In many cultures of the Old and New Worlds, this gemstone has been esteemed for thousands of years as a holy stone, a bringer of good fortune or a talisman. The oldest evidence for this claim was found in ancient Egypt, where grave furnishings with turquoise inlay were discovered, dating from approximately 3000 BC. In the ancient Persian Empire, the sky-blue gemstones were earlier worn round the neck or wrist as protection against unnatural death. If they changed color, the wearer was thought to have reason to fear the approach of doom. Meanwhile, it has been discovered that turquoise can change color. The change can be caused by light, or by a chemical reaction brought about by cosmetics, dust or the acidity of the skin.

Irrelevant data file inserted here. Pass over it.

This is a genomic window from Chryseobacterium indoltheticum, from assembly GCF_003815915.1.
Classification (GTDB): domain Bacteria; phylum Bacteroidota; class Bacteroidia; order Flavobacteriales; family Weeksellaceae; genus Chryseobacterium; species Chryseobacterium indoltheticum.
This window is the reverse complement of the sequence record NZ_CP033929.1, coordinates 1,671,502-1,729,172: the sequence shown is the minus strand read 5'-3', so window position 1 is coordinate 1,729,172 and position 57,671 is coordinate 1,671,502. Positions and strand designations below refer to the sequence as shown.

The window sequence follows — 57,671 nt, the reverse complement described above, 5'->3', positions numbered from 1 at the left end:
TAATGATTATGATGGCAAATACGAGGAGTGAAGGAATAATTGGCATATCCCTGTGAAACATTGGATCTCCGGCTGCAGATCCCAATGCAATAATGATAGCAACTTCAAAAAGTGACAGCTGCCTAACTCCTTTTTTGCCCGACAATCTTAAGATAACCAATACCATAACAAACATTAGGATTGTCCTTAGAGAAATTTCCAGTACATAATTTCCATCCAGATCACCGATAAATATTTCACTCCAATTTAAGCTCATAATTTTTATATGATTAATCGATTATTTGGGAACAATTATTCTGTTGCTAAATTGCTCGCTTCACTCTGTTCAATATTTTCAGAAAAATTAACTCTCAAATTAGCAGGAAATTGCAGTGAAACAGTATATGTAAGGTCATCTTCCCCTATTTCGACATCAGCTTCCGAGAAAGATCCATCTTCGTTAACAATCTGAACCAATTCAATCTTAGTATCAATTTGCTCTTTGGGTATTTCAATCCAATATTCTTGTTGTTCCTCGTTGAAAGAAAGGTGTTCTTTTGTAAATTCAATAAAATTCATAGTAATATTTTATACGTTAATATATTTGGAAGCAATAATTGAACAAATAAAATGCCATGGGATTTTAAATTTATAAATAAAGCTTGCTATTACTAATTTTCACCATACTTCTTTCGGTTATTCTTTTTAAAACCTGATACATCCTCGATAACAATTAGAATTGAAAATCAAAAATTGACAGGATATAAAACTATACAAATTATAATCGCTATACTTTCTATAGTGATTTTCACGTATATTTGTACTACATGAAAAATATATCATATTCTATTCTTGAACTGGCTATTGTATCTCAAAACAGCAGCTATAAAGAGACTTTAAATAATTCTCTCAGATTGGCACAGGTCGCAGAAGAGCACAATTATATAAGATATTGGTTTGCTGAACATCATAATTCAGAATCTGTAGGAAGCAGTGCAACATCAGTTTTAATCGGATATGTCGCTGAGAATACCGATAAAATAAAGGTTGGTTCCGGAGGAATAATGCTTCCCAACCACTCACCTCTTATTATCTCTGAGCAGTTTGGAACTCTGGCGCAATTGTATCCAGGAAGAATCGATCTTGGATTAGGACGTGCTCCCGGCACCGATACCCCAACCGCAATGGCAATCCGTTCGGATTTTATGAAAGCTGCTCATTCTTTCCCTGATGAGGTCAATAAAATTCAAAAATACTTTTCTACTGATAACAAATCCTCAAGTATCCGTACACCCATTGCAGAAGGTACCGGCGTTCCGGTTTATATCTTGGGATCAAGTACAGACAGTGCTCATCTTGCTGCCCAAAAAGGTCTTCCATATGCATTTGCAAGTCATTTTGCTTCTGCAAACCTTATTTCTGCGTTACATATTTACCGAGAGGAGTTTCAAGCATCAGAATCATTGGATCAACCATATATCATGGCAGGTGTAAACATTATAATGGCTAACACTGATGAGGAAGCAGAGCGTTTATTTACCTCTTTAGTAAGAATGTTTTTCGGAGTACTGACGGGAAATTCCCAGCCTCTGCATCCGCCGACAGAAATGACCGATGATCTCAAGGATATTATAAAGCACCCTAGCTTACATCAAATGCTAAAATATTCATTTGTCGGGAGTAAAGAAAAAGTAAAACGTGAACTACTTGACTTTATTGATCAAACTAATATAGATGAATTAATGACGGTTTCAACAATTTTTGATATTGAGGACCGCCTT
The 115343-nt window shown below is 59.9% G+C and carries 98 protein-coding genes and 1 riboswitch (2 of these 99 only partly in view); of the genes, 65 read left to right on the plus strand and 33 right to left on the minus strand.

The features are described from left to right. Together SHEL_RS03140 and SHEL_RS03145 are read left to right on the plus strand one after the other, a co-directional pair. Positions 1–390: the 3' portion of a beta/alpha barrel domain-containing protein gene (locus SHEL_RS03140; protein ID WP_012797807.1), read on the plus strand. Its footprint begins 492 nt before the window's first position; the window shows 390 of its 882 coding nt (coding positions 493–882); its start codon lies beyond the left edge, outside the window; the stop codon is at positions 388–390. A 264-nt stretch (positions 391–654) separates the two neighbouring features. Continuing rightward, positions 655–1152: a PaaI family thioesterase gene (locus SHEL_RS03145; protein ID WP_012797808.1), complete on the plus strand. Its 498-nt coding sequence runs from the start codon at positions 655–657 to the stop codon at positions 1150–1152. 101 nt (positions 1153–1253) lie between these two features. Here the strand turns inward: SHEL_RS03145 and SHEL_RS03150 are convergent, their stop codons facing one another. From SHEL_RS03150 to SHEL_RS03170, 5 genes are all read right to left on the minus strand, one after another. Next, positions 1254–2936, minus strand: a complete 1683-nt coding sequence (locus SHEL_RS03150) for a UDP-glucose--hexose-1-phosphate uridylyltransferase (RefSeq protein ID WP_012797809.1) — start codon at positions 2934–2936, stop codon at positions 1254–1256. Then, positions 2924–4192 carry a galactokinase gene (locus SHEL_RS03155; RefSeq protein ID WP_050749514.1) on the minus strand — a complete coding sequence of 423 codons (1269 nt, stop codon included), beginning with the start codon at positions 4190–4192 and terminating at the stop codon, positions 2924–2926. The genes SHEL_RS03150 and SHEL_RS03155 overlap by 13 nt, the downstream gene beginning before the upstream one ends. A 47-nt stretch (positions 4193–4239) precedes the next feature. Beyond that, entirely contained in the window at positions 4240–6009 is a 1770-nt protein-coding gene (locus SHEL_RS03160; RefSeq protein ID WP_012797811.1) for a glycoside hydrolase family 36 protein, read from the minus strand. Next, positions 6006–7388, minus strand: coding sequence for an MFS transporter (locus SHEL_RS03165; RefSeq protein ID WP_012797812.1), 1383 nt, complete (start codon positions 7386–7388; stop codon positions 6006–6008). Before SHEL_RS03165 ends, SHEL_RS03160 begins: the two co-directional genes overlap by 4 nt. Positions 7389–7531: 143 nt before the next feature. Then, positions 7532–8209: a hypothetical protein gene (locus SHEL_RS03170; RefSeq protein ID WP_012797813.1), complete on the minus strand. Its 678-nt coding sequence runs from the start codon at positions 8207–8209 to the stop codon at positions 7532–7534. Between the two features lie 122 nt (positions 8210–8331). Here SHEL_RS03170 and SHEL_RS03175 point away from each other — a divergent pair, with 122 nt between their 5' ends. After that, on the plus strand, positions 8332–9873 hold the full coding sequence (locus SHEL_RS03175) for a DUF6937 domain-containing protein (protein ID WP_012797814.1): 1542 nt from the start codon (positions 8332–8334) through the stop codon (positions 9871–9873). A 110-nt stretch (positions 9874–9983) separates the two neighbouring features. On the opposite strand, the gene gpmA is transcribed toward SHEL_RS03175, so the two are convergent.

Turquoise is a stone and color that is strongly associated with the domes and interiors of large mosques in Iran, Central Asia and Russia.
^Maerz and Paul (1930). A Dictionary of Color. New York: McGraw-Hill. Color Sample of Cyan:I Page 73 Plate 25 Color Sample K12--Turquoise blue is shown lying very close to Turquoise, but very slightly more bluish.
^Maerz and Paul (1930). A Dictionary of Color. New York: McGraw-Hill. p. 206; Color Sample of Turquoise blue: Page 73, Plate 25, Color Sample K12.